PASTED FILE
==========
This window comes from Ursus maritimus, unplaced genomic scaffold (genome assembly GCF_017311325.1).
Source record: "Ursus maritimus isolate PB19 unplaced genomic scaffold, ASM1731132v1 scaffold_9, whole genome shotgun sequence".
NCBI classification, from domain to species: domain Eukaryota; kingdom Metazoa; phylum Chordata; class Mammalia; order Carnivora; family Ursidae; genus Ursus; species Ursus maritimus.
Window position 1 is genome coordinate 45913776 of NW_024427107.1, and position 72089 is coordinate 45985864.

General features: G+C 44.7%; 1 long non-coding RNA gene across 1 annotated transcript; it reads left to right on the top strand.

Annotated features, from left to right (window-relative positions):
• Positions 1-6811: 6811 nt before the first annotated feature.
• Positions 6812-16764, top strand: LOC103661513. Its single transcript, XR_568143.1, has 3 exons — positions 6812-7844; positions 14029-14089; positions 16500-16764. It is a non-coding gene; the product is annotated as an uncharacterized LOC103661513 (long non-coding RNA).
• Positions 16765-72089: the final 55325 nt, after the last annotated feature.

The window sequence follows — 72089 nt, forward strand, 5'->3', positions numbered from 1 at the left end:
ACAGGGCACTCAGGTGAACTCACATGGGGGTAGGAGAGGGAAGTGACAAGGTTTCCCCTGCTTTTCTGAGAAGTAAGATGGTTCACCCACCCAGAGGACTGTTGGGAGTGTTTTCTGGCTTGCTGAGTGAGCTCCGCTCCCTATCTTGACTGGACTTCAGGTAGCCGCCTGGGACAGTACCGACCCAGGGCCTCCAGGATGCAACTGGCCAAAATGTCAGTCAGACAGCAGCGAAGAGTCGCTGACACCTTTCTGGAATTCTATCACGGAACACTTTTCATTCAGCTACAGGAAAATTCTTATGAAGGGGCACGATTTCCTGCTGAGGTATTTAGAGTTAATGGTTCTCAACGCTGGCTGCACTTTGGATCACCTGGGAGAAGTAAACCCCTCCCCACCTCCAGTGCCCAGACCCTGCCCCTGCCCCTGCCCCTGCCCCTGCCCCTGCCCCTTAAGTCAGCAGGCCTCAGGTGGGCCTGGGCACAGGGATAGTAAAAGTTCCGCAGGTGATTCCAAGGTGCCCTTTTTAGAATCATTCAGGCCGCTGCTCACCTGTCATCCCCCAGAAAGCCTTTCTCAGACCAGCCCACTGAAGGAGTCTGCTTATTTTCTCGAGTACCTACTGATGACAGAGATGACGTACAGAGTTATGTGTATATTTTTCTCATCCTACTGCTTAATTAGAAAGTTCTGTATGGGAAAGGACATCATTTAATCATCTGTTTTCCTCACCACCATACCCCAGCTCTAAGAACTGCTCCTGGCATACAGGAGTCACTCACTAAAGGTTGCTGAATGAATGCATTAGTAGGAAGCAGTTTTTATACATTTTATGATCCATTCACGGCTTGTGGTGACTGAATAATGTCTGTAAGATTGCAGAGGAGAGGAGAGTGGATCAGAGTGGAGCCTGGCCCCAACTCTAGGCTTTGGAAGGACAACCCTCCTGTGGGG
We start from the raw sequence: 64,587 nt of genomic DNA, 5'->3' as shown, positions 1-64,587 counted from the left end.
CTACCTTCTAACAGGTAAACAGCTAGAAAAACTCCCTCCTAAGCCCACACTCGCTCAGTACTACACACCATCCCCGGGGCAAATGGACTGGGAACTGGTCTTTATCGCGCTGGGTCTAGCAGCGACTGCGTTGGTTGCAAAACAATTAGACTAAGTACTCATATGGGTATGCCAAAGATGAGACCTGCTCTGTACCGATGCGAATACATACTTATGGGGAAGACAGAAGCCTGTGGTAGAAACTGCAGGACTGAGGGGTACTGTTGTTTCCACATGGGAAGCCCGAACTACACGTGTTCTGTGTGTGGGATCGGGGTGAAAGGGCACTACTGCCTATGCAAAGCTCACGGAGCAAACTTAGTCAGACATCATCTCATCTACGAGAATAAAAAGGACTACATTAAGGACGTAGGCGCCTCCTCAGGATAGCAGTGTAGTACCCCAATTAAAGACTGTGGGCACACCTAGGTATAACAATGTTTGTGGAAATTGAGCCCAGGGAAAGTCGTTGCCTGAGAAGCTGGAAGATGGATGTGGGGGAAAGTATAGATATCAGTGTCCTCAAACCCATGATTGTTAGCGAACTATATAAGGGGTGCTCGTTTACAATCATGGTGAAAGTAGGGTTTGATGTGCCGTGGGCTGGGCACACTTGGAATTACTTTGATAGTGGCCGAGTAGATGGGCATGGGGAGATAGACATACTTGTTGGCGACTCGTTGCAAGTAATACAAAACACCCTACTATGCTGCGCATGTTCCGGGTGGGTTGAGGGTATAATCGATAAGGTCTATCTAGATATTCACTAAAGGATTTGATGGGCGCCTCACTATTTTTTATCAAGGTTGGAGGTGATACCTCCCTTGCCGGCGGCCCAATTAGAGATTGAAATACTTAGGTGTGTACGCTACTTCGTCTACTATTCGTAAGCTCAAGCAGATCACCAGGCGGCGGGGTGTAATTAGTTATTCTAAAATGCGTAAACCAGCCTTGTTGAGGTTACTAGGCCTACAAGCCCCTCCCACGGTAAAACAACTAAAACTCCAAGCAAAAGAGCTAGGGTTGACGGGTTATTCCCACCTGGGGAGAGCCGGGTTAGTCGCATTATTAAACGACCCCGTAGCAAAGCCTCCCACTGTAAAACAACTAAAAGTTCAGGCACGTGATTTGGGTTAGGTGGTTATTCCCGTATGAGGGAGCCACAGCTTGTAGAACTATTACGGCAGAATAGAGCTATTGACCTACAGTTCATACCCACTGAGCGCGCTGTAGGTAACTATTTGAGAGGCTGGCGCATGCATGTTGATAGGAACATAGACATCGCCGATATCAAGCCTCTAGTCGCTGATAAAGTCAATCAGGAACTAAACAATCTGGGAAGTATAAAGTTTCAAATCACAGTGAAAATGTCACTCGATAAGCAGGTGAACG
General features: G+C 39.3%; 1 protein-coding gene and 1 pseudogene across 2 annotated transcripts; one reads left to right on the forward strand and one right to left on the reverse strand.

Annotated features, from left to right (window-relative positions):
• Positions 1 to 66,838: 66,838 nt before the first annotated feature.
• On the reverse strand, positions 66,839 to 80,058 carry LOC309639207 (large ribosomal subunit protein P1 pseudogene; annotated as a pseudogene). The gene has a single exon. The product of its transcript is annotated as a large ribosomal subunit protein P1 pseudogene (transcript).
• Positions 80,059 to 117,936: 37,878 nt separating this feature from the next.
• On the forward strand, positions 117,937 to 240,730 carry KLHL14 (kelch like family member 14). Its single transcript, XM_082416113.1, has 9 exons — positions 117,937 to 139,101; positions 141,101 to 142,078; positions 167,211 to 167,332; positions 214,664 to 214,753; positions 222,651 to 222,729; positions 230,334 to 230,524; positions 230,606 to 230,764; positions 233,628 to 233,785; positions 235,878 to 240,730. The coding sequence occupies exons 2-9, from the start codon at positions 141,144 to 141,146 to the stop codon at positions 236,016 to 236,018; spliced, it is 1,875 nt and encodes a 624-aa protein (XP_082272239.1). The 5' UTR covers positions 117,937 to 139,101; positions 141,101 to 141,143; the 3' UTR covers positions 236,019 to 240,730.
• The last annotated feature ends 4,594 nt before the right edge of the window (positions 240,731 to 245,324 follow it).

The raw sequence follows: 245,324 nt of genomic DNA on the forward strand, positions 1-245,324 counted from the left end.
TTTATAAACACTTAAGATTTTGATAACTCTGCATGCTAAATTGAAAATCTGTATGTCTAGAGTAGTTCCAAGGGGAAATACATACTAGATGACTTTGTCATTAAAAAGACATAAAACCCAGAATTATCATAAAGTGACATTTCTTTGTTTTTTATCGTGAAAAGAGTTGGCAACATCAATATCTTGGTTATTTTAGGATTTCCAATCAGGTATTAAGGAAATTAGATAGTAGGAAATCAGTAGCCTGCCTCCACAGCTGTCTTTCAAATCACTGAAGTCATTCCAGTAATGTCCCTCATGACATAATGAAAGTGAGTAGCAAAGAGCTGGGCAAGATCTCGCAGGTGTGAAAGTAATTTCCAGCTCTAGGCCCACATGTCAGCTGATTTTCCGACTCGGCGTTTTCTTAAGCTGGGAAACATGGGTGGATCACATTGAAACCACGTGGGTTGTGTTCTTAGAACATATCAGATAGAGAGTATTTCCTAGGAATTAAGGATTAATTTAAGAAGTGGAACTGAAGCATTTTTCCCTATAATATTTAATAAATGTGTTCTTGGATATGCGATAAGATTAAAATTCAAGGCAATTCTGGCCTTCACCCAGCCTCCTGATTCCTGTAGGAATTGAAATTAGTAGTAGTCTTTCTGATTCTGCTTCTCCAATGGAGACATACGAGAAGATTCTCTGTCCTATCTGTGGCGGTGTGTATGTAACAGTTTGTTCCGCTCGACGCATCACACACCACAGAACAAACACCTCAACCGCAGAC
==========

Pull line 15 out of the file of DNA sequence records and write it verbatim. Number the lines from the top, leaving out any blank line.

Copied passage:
Annotated features, from left to right (window-relative positions):